This issue begins RTM’s 60th continuous year of publication. Originally called Research Management, it was founded as a journal by and for practitioners of research and development in order to share lessons learned and build best practices. The journal, renamed Research-Technology Management in the 1980s, has now served several generations of R&D and innovation leaders, and it will help executives and practitioners manage through many changes in the future.
By Jim Euchner, RTM Editor-in-Chief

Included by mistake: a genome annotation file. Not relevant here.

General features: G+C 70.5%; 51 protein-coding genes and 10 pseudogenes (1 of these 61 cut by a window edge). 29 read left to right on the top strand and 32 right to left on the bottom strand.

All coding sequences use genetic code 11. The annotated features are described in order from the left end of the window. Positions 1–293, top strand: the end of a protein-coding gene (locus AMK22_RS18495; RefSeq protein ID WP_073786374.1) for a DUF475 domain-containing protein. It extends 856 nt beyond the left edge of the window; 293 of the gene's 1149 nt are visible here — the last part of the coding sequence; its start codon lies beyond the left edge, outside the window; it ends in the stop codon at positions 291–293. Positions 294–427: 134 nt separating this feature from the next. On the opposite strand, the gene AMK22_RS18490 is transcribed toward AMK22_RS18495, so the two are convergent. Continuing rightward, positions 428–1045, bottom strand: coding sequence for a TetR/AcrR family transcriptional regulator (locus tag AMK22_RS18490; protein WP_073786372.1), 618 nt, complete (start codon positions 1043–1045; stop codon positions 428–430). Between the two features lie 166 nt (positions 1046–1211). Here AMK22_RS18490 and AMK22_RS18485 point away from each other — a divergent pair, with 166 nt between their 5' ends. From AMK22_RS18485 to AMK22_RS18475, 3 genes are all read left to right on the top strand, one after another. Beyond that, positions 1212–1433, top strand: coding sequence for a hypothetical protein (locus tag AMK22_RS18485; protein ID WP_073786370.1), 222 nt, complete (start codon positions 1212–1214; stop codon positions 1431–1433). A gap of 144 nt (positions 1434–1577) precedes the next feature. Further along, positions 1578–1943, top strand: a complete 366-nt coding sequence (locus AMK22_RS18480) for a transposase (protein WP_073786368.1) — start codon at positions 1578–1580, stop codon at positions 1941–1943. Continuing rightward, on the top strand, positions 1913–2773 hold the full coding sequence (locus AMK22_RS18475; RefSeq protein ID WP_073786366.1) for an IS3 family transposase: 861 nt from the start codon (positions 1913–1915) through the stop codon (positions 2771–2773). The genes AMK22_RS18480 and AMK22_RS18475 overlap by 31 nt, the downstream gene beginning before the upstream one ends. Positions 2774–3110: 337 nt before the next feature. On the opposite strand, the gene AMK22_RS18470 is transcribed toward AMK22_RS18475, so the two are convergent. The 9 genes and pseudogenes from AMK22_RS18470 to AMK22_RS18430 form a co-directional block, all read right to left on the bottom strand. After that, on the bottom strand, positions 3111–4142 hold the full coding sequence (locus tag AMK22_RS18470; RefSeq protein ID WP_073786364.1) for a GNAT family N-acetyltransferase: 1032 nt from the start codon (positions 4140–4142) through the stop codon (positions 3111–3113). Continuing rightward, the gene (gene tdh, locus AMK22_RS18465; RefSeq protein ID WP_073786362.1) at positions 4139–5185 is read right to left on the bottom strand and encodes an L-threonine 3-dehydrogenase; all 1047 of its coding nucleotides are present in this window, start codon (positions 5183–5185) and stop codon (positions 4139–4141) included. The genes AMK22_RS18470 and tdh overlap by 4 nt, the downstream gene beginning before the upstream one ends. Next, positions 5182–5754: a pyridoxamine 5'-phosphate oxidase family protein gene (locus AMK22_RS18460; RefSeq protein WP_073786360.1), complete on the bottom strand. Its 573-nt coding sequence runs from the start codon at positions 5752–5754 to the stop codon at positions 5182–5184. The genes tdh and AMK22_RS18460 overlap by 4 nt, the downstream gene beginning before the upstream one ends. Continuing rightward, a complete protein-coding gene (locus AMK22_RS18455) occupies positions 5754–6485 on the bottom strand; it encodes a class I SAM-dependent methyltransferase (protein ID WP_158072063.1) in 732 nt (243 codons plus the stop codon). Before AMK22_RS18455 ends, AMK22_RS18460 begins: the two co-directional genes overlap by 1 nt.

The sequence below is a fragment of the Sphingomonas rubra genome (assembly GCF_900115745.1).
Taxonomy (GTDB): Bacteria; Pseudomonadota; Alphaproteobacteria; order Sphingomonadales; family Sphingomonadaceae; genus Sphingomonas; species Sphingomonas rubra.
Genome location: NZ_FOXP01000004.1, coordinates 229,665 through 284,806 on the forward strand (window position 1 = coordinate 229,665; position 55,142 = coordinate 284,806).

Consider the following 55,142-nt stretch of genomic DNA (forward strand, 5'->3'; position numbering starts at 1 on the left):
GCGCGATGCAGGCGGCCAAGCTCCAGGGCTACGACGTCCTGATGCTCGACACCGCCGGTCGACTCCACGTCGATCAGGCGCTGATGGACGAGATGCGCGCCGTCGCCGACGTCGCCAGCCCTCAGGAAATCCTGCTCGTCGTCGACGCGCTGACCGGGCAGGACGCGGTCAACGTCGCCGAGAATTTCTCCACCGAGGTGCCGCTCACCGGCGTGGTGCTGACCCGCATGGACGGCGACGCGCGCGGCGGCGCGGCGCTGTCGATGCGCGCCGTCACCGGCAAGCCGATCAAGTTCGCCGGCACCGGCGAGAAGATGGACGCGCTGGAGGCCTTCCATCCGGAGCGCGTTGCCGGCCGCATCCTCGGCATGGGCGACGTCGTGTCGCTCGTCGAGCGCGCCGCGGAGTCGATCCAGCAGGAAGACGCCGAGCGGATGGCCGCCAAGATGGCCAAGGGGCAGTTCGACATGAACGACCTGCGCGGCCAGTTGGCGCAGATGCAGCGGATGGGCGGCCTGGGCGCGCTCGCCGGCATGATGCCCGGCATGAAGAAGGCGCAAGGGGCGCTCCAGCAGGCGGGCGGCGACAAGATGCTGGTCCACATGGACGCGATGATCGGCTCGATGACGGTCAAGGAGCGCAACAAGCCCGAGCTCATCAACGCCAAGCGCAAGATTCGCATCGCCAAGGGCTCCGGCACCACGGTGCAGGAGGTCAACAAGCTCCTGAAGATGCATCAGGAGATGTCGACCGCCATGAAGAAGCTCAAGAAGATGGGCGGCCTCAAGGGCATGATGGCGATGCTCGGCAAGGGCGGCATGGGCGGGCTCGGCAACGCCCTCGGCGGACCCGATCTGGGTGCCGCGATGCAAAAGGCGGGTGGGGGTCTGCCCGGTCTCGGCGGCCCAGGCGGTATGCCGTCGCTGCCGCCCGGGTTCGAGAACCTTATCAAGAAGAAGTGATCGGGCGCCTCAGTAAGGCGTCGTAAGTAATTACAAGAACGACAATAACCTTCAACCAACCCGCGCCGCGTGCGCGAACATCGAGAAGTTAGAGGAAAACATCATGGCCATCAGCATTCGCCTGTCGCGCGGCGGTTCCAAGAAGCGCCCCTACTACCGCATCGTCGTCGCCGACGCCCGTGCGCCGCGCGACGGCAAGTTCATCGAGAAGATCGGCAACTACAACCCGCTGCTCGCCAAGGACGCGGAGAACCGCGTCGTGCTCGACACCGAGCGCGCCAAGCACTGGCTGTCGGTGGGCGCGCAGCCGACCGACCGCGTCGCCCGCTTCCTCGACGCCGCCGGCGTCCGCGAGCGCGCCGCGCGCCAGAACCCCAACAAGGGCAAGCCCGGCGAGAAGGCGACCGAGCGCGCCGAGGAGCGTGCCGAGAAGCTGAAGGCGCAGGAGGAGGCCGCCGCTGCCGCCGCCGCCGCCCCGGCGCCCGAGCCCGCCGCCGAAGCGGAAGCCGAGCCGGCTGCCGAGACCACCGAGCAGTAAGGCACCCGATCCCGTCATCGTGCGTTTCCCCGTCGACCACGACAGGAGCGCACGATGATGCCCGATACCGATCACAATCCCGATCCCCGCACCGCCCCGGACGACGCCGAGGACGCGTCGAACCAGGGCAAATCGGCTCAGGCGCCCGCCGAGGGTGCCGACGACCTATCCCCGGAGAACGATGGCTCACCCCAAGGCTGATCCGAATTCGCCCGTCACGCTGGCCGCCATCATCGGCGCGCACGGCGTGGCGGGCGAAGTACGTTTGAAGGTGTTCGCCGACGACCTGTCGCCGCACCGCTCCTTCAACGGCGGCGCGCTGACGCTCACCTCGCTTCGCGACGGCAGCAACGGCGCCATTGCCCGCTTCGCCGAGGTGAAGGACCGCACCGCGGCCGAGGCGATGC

When I was a graduate student, I had a compelling need for sleep. My thesis involved many experiments in sequence, each of which required me to spend about 20 hours doing the analytical chemistry to generate results. My sleep was suffering. To reduce the time needed to complete the experiments, I decided to automate the process. That proved harder than I thought. It required innovation, not just implementation. The automated gas sampling system I developed to meet my own needs went on to be used by future graduate students and was eventually commercialized by an analytical equipment company. And I got my sleep.